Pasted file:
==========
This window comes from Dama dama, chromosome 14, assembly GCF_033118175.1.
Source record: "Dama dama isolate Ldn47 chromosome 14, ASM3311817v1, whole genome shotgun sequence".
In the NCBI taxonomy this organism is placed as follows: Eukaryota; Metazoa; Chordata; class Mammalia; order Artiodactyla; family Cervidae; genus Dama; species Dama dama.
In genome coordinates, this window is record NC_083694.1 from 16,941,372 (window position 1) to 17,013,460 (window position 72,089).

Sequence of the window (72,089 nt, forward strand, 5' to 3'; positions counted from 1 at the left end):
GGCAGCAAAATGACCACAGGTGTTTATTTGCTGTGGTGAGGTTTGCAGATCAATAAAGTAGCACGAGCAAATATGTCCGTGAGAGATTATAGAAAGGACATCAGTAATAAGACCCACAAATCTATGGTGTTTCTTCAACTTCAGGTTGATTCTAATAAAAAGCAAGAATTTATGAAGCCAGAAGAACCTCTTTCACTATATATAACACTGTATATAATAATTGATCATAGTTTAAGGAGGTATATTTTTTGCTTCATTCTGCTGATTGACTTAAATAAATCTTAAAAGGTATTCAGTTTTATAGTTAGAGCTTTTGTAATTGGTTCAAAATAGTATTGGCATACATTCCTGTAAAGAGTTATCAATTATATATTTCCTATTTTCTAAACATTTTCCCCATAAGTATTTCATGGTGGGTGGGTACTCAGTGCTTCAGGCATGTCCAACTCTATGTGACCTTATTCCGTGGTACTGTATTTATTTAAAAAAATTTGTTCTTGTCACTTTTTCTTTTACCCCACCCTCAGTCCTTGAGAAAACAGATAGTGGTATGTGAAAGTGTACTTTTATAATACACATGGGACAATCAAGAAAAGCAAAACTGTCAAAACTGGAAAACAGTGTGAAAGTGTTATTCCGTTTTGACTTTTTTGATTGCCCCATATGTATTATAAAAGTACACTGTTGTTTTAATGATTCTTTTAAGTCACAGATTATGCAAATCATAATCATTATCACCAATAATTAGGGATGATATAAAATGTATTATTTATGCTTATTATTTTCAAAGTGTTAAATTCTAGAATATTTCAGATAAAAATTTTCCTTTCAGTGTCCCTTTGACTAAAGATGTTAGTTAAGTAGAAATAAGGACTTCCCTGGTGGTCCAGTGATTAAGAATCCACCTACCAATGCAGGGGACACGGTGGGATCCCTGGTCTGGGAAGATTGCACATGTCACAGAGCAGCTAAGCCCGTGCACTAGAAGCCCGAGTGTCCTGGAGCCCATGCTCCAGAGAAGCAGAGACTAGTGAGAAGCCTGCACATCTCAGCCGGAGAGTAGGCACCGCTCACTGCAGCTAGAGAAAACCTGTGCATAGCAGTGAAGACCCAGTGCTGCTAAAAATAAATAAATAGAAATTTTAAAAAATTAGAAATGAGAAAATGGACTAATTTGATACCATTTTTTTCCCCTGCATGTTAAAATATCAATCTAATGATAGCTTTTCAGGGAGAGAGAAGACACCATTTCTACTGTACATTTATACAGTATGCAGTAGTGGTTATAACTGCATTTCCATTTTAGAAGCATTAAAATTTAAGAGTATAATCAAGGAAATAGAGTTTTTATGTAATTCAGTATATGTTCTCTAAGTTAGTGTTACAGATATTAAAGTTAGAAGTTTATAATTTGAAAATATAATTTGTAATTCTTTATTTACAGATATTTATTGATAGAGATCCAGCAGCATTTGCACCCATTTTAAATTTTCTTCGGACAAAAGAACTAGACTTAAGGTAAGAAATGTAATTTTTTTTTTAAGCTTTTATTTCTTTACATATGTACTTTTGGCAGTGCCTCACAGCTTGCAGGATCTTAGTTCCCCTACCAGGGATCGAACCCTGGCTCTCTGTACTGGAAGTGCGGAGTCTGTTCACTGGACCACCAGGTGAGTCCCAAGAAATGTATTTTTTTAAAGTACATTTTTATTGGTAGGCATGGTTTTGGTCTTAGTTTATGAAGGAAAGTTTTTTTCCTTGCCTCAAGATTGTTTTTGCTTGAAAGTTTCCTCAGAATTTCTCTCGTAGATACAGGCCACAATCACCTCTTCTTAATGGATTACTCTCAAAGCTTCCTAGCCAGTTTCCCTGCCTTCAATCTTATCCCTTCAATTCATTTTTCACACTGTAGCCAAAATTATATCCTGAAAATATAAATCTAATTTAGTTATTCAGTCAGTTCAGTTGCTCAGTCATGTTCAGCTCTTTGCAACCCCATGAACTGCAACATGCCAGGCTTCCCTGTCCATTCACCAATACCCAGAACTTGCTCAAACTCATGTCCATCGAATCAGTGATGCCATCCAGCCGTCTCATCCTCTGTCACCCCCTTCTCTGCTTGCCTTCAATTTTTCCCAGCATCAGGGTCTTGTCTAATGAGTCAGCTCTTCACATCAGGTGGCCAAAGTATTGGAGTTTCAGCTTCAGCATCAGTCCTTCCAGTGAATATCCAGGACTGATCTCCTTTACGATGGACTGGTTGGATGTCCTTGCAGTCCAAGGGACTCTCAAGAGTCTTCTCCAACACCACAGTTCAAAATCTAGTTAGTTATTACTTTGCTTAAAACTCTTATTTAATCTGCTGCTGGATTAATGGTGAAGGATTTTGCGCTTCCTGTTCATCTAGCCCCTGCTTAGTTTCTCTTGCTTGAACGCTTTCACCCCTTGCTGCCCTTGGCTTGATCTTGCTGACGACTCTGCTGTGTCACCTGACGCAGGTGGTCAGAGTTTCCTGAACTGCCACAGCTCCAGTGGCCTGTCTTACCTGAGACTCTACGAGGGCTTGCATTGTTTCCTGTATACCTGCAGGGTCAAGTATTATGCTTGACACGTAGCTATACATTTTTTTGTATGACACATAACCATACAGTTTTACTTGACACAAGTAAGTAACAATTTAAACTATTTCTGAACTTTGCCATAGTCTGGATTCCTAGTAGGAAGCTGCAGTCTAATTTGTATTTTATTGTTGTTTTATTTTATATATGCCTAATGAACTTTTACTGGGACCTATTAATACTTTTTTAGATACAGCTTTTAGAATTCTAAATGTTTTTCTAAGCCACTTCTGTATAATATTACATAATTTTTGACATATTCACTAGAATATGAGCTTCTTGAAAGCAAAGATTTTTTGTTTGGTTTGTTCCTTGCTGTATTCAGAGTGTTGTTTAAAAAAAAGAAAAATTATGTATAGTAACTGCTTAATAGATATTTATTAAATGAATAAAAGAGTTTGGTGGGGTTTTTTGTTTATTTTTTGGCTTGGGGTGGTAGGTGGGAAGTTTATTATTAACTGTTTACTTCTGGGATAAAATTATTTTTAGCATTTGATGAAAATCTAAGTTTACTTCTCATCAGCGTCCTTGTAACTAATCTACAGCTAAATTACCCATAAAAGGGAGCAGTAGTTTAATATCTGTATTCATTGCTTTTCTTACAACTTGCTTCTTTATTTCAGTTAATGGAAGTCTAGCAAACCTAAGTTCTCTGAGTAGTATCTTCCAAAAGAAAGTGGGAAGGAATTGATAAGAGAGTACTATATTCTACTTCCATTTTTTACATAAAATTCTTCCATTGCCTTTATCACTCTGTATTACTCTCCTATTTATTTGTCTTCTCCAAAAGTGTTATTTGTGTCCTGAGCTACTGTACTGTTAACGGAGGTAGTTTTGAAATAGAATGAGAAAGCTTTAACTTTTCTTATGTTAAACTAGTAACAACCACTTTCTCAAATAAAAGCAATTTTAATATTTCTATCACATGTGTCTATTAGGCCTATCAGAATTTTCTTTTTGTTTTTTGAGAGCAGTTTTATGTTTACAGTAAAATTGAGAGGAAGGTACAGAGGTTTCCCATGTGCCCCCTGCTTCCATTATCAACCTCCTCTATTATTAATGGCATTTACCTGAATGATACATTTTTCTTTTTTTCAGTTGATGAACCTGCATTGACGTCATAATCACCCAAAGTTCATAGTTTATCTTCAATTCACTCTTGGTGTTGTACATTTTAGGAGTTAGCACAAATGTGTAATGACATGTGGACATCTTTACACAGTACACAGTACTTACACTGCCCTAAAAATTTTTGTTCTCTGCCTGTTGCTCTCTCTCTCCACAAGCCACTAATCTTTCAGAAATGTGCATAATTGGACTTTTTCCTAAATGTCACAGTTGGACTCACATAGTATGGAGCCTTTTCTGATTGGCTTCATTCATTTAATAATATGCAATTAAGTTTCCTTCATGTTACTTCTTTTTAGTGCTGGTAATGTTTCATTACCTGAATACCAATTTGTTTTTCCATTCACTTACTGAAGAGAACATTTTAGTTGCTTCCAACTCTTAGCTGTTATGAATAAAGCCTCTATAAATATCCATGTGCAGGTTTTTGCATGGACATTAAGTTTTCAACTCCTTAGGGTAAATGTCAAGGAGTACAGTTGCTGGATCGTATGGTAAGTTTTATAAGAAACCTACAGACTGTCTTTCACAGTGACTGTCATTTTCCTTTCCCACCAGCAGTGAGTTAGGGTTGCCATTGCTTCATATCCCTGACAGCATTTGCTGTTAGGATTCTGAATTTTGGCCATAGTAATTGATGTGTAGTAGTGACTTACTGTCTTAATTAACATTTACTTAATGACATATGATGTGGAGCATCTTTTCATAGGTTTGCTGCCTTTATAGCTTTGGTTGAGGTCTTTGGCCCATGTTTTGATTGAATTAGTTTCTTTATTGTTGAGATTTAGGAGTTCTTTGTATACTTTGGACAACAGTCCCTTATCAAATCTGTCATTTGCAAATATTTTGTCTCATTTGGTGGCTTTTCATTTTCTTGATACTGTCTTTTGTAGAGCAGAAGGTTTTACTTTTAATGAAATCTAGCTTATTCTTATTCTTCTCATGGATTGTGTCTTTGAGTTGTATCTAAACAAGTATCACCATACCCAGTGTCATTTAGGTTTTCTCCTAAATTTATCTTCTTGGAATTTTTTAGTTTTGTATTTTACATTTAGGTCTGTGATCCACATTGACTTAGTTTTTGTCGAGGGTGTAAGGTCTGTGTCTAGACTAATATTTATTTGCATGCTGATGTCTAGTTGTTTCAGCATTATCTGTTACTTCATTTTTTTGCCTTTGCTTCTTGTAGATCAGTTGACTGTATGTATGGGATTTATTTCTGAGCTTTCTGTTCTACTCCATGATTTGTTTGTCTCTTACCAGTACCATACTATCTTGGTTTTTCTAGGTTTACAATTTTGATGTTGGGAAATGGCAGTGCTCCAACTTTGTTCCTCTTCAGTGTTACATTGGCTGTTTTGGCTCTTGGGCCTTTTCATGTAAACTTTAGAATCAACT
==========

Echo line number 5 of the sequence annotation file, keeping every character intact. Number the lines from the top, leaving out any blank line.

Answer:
Sequence of the window (72,089 nt, forward strand, 5' to 3'; positions counted from 1 at the left end):